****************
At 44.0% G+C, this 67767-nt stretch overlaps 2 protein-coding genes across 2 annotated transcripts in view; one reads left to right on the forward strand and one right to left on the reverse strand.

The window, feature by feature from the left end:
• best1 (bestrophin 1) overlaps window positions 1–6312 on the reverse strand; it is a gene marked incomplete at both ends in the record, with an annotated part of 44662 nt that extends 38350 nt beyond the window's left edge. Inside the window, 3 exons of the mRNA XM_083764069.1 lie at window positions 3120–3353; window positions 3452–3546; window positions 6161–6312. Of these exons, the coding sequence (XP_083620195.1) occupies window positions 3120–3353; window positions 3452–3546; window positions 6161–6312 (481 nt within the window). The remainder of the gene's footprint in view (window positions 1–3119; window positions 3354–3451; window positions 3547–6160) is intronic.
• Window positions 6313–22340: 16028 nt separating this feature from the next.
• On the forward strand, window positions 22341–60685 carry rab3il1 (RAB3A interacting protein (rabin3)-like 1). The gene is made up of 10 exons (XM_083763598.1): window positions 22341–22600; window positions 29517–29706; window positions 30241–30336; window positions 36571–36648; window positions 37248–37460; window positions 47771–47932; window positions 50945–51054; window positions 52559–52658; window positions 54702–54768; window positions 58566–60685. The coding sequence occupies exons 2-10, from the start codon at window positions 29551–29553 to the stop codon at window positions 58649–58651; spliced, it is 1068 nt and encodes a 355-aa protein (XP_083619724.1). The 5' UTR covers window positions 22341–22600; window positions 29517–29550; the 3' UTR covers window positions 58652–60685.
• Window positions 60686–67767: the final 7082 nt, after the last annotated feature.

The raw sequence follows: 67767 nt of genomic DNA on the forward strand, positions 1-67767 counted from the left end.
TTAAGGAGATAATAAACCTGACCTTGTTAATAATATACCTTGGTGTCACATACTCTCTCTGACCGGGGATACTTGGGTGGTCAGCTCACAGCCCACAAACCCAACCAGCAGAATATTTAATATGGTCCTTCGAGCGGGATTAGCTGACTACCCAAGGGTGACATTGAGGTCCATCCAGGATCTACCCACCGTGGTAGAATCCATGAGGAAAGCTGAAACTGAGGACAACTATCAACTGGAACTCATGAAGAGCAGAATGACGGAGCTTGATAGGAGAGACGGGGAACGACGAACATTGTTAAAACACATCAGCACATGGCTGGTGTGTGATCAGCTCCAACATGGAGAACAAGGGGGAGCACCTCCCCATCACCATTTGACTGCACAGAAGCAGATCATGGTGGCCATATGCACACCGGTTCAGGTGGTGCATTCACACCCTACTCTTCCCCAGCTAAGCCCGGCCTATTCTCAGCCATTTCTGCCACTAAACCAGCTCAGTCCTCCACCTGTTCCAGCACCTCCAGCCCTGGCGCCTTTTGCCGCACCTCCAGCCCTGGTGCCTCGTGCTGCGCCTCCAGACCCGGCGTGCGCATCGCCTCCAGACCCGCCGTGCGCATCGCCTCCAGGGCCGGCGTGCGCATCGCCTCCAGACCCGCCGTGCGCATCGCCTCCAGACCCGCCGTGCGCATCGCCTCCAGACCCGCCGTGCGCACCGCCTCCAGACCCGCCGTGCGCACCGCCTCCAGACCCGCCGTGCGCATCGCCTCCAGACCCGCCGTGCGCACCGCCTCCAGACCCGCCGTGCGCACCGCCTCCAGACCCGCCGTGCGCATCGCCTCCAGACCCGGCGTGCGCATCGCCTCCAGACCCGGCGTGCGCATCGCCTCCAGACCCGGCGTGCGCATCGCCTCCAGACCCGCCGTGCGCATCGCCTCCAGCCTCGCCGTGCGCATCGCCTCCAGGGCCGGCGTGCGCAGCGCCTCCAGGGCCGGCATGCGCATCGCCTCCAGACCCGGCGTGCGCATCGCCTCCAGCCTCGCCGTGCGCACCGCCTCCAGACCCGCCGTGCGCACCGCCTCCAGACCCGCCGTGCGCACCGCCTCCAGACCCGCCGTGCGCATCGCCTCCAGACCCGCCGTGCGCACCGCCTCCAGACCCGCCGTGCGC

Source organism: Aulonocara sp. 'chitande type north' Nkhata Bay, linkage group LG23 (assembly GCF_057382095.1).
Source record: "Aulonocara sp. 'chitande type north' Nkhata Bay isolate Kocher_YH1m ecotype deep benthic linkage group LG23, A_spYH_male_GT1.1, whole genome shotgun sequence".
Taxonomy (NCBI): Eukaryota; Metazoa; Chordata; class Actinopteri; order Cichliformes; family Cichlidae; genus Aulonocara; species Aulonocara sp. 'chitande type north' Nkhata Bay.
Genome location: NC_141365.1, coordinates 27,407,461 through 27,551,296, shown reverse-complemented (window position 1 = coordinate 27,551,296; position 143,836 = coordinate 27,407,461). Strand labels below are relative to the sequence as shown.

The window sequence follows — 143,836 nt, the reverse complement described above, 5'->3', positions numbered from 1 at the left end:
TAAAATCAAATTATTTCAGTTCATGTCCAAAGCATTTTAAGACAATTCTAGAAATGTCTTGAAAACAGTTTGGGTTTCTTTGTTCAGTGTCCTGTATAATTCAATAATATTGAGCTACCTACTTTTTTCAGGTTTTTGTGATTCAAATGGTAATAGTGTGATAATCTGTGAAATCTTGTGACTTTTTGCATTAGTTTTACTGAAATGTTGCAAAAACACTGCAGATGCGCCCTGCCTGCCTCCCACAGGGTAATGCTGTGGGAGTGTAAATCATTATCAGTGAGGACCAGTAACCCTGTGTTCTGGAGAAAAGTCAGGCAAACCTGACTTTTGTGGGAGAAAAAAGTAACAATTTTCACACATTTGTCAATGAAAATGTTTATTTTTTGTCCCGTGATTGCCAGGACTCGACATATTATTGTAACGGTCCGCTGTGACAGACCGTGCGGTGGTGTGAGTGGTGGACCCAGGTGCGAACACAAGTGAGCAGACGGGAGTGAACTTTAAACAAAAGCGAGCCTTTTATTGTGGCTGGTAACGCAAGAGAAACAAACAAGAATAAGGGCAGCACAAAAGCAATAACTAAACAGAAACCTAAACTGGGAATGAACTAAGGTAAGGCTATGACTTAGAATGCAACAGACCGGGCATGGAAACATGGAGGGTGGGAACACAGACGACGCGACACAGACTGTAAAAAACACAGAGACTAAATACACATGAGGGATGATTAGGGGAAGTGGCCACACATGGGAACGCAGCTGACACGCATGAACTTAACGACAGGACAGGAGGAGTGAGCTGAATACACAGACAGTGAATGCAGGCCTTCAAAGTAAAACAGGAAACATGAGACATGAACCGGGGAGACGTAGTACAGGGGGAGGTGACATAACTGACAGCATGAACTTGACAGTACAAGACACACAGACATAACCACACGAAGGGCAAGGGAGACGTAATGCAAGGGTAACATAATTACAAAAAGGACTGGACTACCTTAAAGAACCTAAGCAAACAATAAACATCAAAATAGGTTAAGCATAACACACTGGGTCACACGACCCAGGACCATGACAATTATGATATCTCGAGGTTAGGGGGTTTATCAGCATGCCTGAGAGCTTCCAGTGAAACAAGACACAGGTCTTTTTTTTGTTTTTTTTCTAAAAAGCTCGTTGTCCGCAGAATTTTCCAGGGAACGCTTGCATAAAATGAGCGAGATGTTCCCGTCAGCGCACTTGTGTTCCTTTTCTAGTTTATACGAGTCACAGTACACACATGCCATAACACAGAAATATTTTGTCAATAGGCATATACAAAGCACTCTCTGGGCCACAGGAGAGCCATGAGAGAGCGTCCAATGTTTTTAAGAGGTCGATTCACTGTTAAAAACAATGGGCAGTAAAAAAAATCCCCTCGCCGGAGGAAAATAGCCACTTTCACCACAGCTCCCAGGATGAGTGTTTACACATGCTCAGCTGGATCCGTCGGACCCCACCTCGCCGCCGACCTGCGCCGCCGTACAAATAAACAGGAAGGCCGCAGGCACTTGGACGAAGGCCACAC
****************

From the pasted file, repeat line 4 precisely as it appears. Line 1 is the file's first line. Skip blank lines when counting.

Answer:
• Window positions 6313–22340: 16028 nt separating this feature from the next.